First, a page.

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Bro Kaizen

The young man’s growth mindset

Deliberate Practice

If you’re overweight, you don’t earn physical fitness by spending three days doing a cardio circuit with your roomate, two days following a diet that your girlfriend invented, four days with Mark Rippetoe’s Starting Strength, and then going to sit on the couch. A piecemeal (and half-heartedly implemented) approach like that is destined to fail.

But fear not—there is a better way:

The better approach is called “deliberate practice,” a term that I have shamelessly stolen from Geoff Colvin, James Clear, and others.

I. An Implementation of the Growth Mentality’s Objectives

Deliberate practice is the best-known method for executing or implementing the objectives decided by your growth mentality. In fact, participating in deliberate practice is such a strong predictor of success in a variety of athletic and intellectual fields (even chess!) that it has been called an “unfair advantage.” Needless to say, at this blog, we try to deploy the maximum possible quantity of unfair advantages in your favor.

Let’s construct a short working definition of deliberate practice by examining its attributes:

  • DP is goal driven, ie. is working towards some objective (bowling 70 km per hour in cricket consistently/learning 100 Pashto words per week/whatever)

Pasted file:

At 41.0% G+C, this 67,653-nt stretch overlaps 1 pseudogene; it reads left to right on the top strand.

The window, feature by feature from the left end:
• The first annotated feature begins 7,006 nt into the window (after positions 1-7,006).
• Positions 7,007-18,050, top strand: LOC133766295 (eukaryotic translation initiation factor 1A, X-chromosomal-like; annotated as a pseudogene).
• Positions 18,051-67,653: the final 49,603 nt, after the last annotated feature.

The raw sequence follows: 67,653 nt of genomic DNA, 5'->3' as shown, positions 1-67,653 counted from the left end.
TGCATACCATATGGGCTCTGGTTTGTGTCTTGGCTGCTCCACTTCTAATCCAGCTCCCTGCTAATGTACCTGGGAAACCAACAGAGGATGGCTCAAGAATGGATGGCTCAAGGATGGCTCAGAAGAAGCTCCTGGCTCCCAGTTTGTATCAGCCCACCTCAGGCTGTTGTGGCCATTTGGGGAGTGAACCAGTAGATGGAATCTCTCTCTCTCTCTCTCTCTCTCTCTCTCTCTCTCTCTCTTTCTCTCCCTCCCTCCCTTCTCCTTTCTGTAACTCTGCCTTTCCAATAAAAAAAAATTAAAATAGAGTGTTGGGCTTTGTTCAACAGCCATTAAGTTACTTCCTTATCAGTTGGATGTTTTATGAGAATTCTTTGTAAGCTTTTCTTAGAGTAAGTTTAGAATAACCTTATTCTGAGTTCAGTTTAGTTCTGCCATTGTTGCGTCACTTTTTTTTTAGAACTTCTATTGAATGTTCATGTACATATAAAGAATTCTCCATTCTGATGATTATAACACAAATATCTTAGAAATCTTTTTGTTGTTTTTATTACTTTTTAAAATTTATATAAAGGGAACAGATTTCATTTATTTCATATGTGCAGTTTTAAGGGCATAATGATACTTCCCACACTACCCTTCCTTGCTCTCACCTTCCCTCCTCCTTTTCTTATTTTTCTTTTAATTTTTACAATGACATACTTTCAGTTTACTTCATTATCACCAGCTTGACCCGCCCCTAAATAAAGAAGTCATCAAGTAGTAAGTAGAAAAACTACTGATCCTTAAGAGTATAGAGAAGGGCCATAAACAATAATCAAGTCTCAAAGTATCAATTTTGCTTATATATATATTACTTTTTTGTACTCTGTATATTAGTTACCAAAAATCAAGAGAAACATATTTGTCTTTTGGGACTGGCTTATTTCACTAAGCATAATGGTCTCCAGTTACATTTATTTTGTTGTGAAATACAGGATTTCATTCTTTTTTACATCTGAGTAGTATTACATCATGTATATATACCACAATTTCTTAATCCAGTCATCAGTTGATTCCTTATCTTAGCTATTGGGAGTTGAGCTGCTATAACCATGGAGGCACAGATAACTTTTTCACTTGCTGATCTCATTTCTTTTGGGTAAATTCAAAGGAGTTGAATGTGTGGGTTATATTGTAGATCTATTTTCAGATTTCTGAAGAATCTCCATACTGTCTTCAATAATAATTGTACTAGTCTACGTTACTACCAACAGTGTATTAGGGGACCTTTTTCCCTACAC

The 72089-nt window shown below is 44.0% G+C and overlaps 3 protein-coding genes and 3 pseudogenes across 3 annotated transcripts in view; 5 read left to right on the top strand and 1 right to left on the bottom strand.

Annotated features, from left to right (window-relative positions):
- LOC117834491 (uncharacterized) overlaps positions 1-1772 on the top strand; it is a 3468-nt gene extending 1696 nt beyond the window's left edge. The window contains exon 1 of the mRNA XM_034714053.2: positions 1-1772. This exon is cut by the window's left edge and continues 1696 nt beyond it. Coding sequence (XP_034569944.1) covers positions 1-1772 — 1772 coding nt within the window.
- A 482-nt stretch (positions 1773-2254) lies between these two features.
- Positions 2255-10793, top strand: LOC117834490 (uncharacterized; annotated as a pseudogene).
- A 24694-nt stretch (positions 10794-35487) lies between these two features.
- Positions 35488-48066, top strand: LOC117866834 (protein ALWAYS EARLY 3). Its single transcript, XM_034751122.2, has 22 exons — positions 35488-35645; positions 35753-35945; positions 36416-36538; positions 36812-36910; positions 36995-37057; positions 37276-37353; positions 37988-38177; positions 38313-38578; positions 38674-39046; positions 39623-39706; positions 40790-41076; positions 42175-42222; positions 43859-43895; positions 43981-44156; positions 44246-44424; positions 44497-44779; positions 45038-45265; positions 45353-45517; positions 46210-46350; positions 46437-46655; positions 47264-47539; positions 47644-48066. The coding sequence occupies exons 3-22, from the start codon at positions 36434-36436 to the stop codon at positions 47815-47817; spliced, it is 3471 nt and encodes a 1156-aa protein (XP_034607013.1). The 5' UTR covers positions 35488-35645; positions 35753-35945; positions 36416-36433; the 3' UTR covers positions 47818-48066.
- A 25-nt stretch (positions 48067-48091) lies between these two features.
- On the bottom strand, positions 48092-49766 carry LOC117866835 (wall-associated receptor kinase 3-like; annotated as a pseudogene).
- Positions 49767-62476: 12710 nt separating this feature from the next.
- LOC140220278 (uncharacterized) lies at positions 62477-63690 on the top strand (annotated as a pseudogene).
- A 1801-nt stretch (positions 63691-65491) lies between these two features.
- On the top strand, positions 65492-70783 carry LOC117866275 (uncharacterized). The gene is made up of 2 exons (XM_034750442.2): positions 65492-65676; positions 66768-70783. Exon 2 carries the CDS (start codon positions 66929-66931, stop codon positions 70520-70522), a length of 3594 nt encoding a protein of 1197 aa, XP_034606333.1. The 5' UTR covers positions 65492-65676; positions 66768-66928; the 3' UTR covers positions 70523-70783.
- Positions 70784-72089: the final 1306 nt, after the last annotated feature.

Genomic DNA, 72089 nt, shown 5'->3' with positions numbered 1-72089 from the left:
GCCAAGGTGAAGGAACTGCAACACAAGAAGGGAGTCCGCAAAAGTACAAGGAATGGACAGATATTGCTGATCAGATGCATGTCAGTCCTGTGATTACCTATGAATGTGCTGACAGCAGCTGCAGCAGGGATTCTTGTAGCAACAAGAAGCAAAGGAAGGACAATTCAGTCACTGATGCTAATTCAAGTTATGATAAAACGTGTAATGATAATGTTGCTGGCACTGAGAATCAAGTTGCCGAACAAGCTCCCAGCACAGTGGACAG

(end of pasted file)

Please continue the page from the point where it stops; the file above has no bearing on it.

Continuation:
• DP involves breaking complex tasks down into tiny, mechanical chunks that require no talent ie. 1) Sit in your chair in a silent room, 2) load Rosetta Stone software, 3) Repeat Pashto phrases back to the computer for 1 hour, etc. Each of those could easily be done by a very stupid person, who would balk utterly if I commanded him to “Learn Pashto!”
  • DP is repeatable, ie. you can come back tomorrow and learn more Pashto vocabulary using the same (sit >> load software >> repeat words) algorithm as you used today
  • DP involves a tight iterative feedback loop, where good or bad outcomes are connected to your actions in near real time. For example, the Rosetta Stone software will grade your pronunciation as soon as you finish talking.
  • DP is difficult

II. The Imposition of Regularity on Seemingly Dissimilar Problem Domains

In a way, DP is a method for standardizing disparate problem domains. Rather than discovering a new meta-method for improvements in each sphere of your life, you can try to make the problem fit a DP shaped mold. So once you’ve gained proficiency in deliberate practice, you’ll start to abstract away the complexity in learning widely different skills. Learning good bowling form in cricket will start to seem rather like the process of figuring out node.js, which in turn will seem similar to developing a humorous personality.

III. The Fault Tolerant Temperament

Of course, deliberate practice likely won’t work perfectly the first time you try it, and in fact you might discover, midway through learning a given skill, that it will never work at all. And that’s fine—perhaps you need expert instruction, a reliable reference text, or some other boost. Albert Einstein famously quipped, “If we knew what the hell we were doing, it wouldn’t be called research, would it?” The point is that a methodical approach is certainly better than flailing about a-systematically. After you approach a few disparate problems like this, you will start to develop a very handy sort of DP-intuition that will serve in very good stead for years to come.